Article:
But you know, Milady, I had great difficulty in teasing out the meaning of the blindfold. I spent many hours staring at that statue, trying to figure it out. And then one day, like a bolt of lightning, I understood. I was to treat people fairly without fear or favor, no matter who or what they were, even as if I couldn’t know who they were, and ever since, I have tried to live up to that. It has not been easy, but it has brought me what I have, and it has allowed me to sleep at night.

Isolde looked at the marshal, for a few moments and said, “Marshal, I believe you have found all the elements involved in that statue, except perhaps, one. Why do you think that the scale has that singular garnet for a bearing?”

The Marshal looked at Izzy affectionately, and said, “Milady, as I expected you have gone straight to the heart of the matter. I believe that garnet, represents a person’s honor, for, without that, the rest is scrap metal.”

At that point, the guard entered the hall accompanied by Meg, and the Marshal smiled and said, “Milady I will withdraw now, and the guards will be without, if I can be of assistance, do send for me.” and then looking directly at Meg  he said, “Mistress, your reputation is that you are the wisest woman in the realm, welcome to court, do take good care of her, she is very important to her Realm, even more than she thinks, if you need anything, do let me know.” And with a smile at them both, he withdrew.

So let’s have us a bit of a game. The statue is real, in both Britain and America. What statue is it?

Turn, Turn, Turn

In addition to being the home of the world’s best shower singers, the ‘loo’ is also where we assume the position the artist Rodin made famous. Said position seems to be oxygen for the brain as thoughts and ideas surge.

While embracing Rodin this morning, climate change passed through my mind. And drought, and wind storms, and ‘hundred-year’ floods. Everything around us can be explained, one way or another, by the Bible. In the Creation, God instituted that which keeps all things in motion; in this particular instance, seeds and cycles. Trees, plants, vegetables, all manner of the flora found on earth come from seeds; they multiply according to the master plan of sowing (done by nature as well as man), growing, production, wilting, and dying. This applies to us humans as well – we are created by seed, too, and follow those same steps of development. There are cycles visible in dust storms, droughts (usually seven years between events but sometimes longer, like here in Florida), high tides and low tides. There are many more cycles as well but you get the general idea.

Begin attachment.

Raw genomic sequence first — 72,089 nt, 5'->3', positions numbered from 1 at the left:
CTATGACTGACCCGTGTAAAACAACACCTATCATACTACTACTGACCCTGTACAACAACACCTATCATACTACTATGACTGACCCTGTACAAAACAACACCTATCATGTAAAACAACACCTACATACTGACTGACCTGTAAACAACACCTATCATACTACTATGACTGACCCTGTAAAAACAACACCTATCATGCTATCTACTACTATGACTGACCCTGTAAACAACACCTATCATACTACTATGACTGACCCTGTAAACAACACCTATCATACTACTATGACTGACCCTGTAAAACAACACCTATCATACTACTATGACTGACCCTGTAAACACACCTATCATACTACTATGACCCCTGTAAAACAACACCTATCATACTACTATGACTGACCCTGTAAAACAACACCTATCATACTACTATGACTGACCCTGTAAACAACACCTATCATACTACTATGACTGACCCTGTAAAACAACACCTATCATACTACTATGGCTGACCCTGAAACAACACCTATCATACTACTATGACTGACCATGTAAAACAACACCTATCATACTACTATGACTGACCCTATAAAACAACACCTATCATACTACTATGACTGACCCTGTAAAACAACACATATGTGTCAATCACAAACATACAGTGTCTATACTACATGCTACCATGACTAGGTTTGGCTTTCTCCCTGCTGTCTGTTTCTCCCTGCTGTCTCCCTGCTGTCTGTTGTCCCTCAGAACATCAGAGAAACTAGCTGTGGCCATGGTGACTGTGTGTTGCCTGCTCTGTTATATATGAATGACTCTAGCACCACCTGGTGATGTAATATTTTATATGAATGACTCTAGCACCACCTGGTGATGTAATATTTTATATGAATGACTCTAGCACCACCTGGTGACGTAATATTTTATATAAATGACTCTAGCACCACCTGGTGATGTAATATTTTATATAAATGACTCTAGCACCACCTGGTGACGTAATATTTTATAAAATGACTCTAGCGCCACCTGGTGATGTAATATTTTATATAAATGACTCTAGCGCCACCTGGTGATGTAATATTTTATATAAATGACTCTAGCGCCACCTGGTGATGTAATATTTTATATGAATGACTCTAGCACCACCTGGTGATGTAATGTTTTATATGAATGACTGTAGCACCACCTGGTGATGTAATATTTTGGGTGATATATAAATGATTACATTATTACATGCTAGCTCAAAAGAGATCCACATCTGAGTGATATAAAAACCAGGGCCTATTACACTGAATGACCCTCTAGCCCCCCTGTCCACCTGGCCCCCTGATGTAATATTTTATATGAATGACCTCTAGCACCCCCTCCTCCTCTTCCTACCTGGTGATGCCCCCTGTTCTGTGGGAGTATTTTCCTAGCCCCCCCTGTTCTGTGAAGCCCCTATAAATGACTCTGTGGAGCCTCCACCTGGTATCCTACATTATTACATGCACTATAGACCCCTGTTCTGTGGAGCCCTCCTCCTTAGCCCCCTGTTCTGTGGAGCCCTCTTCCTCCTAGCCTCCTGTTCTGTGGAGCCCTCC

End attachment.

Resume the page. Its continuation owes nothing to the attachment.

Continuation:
At the same time, I was having those thoughts, from out of the deep recesses of what I laughingly refer to as my mind, the chorus of this song presented itself. Read the words carefully (and feel free to sing along!) and see if the lyrics don’t tell us the exact same thing.

What we are experiencing in this most remarkable year of 2020, is the cycle of cycles. A bit unnerving and distressing that there seem to be many cycles repeating themselves just now but it’s important to remember – it is a cycle and a new one follows on the heels of the previous one and so we get on. The phrase, “This too shall pass” should be Post It noted all over your home and your devices. Because it is true, this will pass and a new cycle will begin.

Turn, turn, turn – and a time to every purpose under heaven.

Afterword from Neo:

I have loved that Byrds song ever sing it came out, and still do. It reminds us of the fact that things do change, but the essentials remain essential.

As I’m sure Audre knows as well as I do, it wasn’t original from The Byrds though. Here it is in its original context:

¹ To every thing there is a season, and a time to every purpose under the heaven:

A time to be born, and a time to die; a time to plant, and a time to pluck up that which is planted;

A time to kill, and a time to heal; a time to break down, and a time to build up;

A time to weep, and a time to laugh; a time to mourn, and a time to dance;

A time to cast away stones, and a time to gather stones together; a time to embrace, and a time to refrain from embracing;

A time to get, and a time to lose; a time to keep, and a time to cast away;

A time to rend, and a time to sew; a time to keep silence, and a time to speak;

A time to love, and a time to hate; a time of war, and a time of peace.

What profit hath he that worketh in that wherein he laboureth?

10 I have seen the travail, which God hath given to the sons of men to be exercised in it.

11 He hath made every thing beautiful in his time: also he hath set the world in their heart, so that no man can find out the work that God maketh from the beginning to the end.

12 I know that there is no good in them, but for a man to rejoice, and to do good in his life.